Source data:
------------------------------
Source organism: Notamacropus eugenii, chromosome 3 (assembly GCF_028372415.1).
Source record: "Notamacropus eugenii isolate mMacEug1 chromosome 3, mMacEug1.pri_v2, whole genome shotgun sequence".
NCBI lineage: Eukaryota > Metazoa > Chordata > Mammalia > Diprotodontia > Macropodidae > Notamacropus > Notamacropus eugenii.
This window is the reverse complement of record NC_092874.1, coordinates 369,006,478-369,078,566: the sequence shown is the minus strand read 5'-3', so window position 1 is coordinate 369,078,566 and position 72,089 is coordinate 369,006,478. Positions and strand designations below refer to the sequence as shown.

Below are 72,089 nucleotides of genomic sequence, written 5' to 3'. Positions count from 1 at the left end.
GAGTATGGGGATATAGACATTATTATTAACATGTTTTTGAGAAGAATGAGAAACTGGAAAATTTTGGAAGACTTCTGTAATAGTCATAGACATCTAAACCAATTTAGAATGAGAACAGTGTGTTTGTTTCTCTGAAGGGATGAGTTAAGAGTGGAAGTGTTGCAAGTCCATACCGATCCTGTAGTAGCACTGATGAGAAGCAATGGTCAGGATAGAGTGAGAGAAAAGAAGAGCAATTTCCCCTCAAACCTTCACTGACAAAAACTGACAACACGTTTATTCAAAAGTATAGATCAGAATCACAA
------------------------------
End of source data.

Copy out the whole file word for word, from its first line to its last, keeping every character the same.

Source organism: Notamacropus eugenii, chromosome 3 (assembly GCF_028372415.1).
Source record: "Notamacropus eugenii isolate mMacEug1 chromosome 3, mMacEug1.pri_v2, whole genome shotgun sequence".
NCBI lineage: Eukaryota > Metazoa > Chordata > Mammalia > Diprotodontia > Macropodidae > Notamacropus > Notamacropus eugenii.
This window is the reverse complement of record NC_092874.1, coordinates 369,006,478-369,078,566: the sequence shown is the minus strand read 5'-3', so window position 1 is coordinate 369,078,566 and position 72,089 is coordinate 369,006,478. Positions and strand designations below refer to the sequence as shown.

Below are 72,089 nucleotides of genomic sequence, written 5' to 3'. Positions count from 1 at the left end.
GAGTATGGGGATATAGACATTATTATTAACATGTTTTTGAGAAGAATGAGAAACTGGAAAATTTTGGAAGACTTCTGTAATAGTCATAGACATCTAAACCAATTTAGAATGAGAACAGTGTGTTTGTTTCTCTGAAGGGATGAGTTAAGAGTGGAAGTGTTGCAAGTCCATACCGATCCTGTAGTAGCACTGATGAGAAGCAATGGTCAGGATAGAGTGAGAGAAAAGAAGAGCAATTTCCCCTCAAACCTTCACTGACAAAAACTGACAACACGTTTATTCAAAAGTATAGATCAGAATCACAA